What’s the Point of Finger Pointing?

Thursday, September 7, 2017

The past year—hell, the past month—has been unusually full of political activism. Every day seems to bring some fresh new outrage worthy of a mass demonstration, or at least a sharply-written tweet. “I thought that my marching days were over,” a woman wrote to the New York Times back in April, “but in today’s chaotic, scary political context, my boots are ready to go and my brain is in overdrive as I consider how to resist the interlocking oppressions that mark our society today.” While Trumpism itself may be narrow, opposition to the man and his policies has opened the door to a wide range of discontents with the status quo, and all the old assumptions that held fast ten months ago are suddenly up for negotiation.

Now into that fray comes “An Incomplete History of Protest,” a well-timed new exhibition at the Whitney looking at protest art from 1940 through the present day. The show casts a wide net, featuring everything from clandestine photographs of the Japanese Internment to posters by the Guerrilla Girls to a bust wearing a leather gimp mask (symbolizing, uh, Vietnam). For better or for worse, there’s no real distinction made between single-issue agitprop and jeremiads against society at large—whatever the cause, if at least one person was incensed enough about it to make art, it’s probably represented somewhere in the Whitney’s galleries.

That broad interpretation of “protest” can sometimes cause trouble—photographs by Larry Clark of teenaged society dropouts shooting heroin, for example, don’t feel particularly substantial when set against lynchings and AIDS. But it generally works. Many of the best pieces on display are great precisely because they don’t have any particular target, like Daniel Joseph Martinez’s 2007 installation Divine Violence. In that piece, Martinez covers three walls of one of the galleries with 125 wood panels, each bearing the name of a group that’s given itself the right to practice violence. It’s an uneasy meditation on injustice, one that creates no distinction between “Central Intelligence Agency” and “Janjaweed – a man with a gun on a horse” and knows better than to offer a solution.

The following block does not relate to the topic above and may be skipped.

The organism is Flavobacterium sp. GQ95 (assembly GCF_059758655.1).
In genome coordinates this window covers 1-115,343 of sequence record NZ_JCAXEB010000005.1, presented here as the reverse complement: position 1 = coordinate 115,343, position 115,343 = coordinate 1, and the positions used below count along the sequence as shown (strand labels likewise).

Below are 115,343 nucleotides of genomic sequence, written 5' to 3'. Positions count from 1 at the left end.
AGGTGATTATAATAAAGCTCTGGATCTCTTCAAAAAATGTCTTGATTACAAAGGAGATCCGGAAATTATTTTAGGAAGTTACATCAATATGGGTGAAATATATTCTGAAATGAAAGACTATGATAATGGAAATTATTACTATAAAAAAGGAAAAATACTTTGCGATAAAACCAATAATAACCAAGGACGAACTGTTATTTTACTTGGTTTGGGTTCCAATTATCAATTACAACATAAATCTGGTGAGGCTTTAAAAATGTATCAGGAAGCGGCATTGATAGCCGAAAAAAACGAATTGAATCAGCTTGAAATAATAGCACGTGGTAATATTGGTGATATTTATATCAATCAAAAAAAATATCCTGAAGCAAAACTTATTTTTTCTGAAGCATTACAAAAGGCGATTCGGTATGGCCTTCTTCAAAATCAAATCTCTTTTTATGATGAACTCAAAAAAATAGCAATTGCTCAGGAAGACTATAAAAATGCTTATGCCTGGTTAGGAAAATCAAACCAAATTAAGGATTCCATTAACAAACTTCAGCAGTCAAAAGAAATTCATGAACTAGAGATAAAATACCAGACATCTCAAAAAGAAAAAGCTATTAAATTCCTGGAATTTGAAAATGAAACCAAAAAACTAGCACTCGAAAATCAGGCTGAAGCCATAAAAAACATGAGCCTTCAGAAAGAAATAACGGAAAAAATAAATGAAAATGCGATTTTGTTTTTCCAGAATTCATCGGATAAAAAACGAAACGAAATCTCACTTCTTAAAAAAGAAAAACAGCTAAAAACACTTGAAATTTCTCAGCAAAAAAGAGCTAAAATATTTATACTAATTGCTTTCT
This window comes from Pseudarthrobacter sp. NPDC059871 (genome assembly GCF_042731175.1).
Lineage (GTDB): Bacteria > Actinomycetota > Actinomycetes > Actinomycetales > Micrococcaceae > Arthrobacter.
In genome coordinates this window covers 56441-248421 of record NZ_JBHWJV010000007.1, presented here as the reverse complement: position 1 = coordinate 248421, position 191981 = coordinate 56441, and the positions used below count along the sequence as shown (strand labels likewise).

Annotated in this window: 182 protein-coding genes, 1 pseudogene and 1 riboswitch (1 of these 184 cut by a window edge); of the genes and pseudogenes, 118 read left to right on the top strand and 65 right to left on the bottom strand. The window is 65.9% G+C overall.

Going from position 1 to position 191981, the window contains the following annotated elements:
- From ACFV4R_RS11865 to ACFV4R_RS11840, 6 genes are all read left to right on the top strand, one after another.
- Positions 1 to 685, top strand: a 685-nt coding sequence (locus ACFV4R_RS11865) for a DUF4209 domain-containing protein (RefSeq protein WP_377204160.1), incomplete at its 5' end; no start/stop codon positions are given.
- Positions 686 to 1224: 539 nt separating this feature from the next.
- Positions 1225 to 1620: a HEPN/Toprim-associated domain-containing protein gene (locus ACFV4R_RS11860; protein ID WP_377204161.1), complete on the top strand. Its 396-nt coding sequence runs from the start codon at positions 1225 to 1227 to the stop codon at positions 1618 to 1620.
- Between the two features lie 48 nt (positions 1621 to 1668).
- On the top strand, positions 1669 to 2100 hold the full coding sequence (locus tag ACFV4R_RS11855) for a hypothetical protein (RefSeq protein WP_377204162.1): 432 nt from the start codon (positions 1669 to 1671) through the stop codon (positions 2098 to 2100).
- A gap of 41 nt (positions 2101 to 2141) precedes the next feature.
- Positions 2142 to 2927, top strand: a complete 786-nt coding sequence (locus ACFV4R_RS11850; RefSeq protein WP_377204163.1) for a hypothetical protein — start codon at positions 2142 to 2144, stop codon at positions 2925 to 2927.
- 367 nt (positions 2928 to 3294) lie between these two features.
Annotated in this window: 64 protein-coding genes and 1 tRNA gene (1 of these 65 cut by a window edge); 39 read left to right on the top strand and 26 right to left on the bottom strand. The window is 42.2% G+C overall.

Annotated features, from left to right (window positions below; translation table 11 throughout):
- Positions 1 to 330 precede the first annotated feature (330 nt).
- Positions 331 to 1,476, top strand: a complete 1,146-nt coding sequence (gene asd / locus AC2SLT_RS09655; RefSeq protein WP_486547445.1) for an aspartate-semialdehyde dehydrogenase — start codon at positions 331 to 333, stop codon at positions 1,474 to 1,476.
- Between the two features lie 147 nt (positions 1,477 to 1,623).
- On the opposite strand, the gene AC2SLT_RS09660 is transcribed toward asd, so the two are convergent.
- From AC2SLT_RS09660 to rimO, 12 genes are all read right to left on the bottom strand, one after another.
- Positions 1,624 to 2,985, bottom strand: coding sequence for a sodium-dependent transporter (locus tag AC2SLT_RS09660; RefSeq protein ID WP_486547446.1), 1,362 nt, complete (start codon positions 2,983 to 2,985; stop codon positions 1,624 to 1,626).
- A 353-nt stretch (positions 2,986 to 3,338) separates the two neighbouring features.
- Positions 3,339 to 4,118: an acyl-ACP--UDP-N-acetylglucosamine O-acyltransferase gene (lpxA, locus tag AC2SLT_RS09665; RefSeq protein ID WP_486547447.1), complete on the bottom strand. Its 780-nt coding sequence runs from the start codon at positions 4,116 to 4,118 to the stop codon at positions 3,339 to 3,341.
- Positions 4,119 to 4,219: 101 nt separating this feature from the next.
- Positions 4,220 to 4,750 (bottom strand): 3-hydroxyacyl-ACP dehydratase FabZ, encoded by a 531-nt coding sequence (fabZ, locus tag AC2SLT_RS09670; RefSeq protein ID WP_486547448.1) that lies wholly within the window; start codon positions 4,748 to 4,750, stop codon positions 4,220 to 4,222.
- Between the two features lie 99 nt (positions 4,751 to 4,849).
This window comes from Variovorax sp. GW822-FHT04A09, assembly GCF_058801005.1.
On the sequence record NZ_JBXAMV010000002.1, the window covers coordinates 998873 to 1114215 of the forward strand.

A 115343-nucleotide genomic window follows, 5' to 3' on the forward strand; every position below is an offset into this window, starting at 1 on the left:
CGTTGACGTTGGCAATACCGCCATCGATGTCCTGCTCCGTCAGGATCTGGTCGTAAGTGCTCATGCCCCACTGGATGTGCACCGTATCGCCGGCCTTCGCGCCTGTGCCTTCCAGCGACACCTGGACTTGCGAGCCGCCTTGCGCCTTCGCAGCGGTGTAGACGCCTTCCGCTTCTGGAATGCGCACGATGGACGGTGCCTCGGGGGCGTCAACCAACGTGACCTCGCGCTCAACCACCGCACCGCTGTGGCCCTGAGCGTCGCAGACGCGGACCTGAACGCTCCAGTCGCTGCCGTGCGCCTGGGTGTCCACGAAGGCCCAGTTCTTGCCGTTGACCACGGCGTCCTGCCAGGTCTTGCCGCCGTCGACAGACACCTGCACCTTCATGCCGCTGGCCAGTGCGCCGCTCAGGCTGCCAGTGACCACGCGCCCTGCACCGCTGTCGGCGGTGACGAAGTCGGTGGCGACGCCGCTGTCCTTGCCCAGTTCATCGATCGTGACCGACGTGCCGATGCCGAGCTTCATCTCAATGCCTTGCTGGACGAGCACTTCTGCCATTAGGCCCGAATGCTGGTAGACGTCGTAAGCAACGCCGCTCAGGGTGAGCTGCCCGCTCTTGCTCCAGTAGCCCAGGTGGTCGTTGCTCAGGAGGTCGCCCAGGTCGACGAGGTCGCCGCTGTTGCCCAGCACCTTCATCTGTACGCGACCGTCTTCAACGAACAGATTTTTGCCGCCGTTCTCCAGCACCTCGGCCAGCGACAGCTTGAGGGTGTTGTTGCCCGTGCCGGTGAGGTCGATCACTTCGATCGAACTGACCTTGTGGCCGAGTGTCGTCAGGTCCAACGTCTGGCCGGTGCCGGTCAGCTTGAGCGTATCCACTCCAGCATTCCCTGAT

Elsewhere, art that has lost some of its immediacy—posters protesting the government’s action in Vietnam and inaction in the AIDS Crisis, or documentary photos of the Civil Rights movement—are sobering reminders of the many ways that 20th century America failed to live up to its promise, and of the bold men and women who agitated for change. Even when the pieces work mainly as historical curios, they’re still stirring reflections of art’s power to effect change.

At least, I hope so. There’s a nagging question that hangs over this whole enterprise: does protest art actually make a difference? The Vietnam material is some of the most artistically inventive work in the entire show, but it was also deeply ineffective. The seamless transition from posters attacking LBJ (“Johnson pull out like your father should have”) to ones skewering Nixon (“would you buy a used war from this man?”) underscores the fact that for all the protests, nothing really changed.

Or take Edward Kienholz’s Non-war Memorial, an installation from 1970 of five military uniforms filled with sand. It’s part of a broader series called “Concept Tableaux,” which also included a plan to fill a field in Idaho with 50,000 uniforms that would decompose as they returned to the dirt. The exhibition’s wall text refers to that unrealized project as “a bracing repudiation of the war and its consequences.” And it certainly would have been, had it ever actually been constructed, or had 10,000 more American soldiers not died before the war’s end.